AT&T is the Open IPTV Forum's toehold in the U.S.
The Open IPTV Forum has dominated the IPTV/online video headlines this week, after announcing its formation with some of the biggest names in the IPTV space. The Open IPTV Forum (OIF) aims "to create an interoperable end-to-end specification for personalized and interactive IPTV, and jointly advocate such technologies to relevant standardization bodies." That's right, so forget 3GPP, TISPAN, ATIS IIF, OMA, DBV, DNLA, HGI, ITU-T and stay tuned for OIF's three letter contribution. OIF's founding members are: AT&T, Ericsson, France Telecom, Panasonic, Philips, Samsung, Siemens Networks, Sony and Telecom Italia. Notice Microsoft and Alcatel-Lucent's stunning absence. The OIF plans to accept new members at some point in the future, and is not European-centric, despite its membership's predominantly European roots.
According to OIF's website, the group plans to define an end-to-end IPTV solution that is independent of access technologies--so wireless technologies like WiMAX will be considered.
Home Networking Technologies
The OIF indicates that the specifications by the Digital Living Network Alliance (DLNA), which address the interoperability of mobile, PC and CE devices seamlessly in the home, may be favored. "DLNA provides an ideal solution where consumers can enjoy digital media, video, audio and image, regardless of the source, with any device in the home."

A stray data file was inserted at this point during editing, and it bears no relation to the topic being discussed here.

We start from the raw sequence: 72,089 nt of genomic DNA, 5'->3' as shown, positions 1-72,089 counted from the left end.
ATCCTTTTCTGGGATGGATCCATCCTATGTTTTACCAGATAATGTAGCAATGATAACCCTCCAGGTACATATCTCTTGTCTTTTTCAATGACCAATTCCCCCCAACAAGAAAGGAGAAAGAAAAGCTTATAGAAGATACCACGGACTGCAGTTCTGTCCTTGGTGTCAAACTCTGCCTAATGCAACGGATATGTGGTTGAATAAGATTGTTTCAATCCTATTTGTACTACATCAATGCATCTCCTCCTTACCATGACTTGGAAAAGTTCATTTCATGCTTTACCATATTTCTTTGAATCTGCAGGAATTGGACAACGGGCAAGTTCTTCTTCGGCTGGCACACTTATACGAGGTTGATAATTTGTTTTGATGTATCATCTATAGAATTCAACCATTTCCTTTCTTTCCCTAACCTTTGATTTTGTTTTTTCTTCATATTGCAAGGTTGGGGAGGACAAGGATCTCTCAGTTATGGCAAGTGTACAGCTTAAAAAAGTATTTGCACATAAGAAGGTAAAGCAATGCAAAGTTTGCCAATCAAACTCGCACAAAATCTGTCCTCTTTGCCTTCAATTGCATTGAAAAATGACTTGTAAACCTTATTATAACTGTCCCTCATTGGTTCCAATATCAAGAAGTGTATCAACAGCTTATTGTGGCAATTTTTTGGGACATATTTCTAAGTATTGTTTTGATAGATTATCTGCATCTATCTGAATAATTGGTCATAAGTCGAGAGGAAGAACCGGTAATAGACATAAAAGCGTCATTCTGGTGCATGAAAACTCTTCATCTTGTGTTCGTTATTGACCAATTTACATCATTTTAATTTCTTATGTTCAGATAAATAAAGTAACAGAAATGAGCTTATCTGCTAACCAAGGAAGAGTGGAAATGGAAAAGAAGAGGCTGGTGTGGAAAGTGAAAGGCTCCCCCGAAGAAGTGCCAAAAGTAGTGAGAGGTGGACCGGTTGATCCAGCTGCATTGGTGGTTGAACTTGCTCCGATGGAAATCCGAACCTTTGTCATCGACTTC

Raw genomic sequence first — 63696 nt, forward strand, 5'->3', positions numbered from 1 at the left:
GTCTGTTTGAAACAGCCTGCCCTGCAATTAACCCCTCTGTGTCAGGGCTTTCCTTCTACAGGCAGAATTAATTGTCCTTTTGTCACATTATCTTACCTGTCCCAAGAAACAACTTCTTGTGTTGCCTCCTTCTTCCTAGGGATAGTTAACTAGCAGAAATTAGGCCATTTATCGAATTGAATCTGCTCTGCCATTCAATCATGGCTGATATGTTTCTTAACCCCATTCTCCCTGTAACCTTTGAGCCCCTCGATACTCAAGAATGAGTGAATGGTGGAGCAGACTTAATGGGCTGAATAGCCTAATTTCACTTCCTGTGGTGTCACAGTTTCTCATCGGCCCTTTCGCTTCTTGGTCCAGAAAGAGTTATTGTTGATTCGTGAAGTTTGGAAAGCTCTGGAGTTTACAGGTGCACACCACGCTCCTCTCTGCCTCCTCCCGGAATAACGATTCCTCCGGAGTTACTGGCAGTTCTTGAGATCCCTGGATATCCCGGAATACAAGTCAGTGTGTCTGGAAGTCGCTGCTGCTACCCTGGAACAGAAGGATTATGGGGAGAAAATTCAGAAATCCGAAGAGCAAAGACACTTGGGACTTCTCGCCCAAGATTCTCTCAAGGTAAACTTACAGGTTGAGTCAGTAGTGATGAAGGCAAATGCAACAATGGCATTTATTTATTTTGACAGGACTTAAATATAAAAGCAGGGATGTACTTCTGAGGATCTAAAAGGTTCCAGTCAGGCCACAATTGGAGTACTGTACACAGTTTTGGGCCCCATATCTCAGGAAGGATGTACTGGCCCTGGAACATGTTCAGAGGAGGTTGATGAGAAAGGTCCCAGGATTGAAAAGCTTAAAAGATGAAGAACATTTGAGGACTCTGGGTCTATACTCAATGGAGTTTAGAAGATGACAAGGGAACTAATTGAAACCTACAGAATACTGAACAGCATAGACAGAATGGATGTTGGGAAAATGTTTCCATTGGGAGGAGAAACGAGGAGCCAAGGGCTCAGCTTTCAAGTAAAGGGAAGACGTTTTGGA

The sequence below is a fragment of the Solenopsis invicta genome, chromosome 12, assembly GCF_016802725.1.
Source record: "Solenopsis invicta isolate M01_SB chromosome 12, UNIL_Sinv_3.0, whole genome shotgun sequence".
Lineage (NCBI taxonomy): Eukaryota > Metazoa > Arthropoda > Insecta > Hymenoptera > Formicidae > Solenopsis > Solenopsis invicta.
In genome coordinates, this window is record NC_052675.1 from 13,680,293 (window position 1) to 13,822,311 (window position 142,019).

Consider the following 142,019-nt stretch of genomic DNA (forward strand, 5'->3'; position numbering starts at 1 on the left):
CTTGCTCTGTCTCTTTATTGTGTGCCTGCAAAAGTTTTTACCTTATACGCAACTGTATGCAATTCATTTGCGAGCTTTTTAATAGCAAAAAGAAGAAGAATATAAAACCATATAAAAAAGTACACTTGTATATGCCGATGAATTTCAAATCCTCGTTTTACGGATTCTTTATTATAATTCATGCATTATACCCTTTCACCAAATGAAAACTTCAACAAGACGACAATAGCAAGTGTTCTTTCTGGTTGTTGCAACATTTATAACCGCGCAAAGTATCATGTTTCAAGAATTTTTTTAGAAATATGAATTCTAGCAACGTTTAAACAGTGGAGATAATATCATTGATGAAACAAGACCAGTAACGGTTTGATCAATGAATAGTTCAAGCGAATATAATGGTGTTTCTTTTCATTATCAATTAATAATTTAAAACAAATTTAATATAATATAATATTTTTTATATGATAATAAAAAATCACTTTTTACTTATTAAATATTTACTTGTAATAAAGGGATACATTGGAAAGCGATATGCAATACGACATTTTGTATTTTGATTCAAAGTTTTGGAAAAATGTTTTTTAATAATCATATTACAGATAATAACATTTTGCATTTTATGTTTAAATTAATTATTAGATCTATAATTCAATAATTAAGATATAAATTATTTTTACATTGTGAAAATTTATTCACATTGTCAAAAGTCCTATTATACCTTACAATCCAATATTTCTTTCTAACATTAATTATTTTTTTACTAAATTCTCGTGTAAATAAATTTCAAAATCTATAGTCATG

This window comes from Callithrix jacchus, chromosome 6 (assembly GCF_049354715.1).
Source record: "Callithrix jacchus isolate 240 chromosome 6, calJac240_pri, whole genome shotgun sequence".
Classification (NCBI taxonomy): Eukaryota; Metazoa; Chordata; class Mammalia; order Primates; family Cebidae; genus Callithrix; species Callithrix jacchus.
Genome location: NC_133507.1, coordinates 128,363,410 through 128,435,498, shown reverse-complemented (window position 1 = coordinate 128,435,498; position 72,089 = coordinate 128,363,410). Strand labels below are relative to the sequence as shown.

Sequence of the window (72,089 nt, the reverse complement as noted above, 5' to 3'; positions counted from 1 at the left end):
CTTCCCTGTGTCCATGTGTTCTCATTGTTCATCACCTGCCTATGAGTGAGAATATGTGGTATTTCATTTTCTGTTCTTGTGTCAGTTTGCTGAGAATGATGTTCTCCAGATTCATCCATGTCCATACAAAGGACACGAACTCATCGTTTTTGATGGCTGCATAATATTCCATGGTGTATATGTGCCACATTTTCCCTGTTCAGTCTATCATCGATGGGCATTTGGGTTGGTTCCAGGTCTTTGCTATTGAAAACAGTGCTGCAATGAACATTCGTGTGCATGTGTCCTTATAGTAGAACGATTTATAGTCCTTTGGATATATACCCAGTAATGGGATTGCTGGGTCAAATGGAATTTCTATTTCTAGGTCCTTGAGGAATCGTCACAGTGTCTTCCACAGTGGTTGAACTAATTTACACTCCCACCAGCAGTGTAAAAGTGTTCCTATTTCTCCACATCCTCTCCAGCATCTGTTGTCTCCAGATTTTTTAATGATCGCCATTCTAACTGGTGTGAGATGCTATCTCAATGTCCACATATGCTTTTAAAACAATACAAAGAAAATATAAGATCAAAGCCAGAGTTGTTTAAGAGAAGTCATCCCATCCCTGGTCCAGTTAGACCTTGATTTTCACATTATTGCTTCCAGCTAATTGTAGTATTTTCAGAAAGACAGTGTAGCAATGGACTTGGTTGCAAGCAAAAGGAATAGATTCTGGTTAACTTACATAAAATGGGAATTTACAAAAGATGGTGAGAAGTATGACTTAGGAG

IMS will be key to the OIF's specifications
The OIF's FAQ site also makes it clear that IP Multimedia Subsystem (IMS) based infrastructure and services will be strongly considered "as candidate elements for its specification," most "especially in managed networks."
Why do we need another standards body?
The OIF says it is needed for four reasons: 1) It consists of key global players in telecom services, network infrastructure and consumer electronics. 2) No other standards body seeks to address the complete IPTV solution. 3) The Forum will focus on implementing these standards in a timely manner and will tailor them for the actual services and device developments. 4) The Forum will work with existing standards bodies to address those specs that need enhancing.
Lack of interoperability is, of course, a huge barrier for adoption of services and a limiting factor on a service's capabilities. The majority of the IPTV industry will welcome OIF with open arms, since it marks the first move toward an open IPTV value chain. With Microsoft and Alcatel-Lucent on the sidelines though, you have to wonder how effective the OIF will be in the U.S. Verizon has stated publicly that it is evaluating whether to join OIF, but it's already the chair of the IPTV Interoperability Forum. - Brian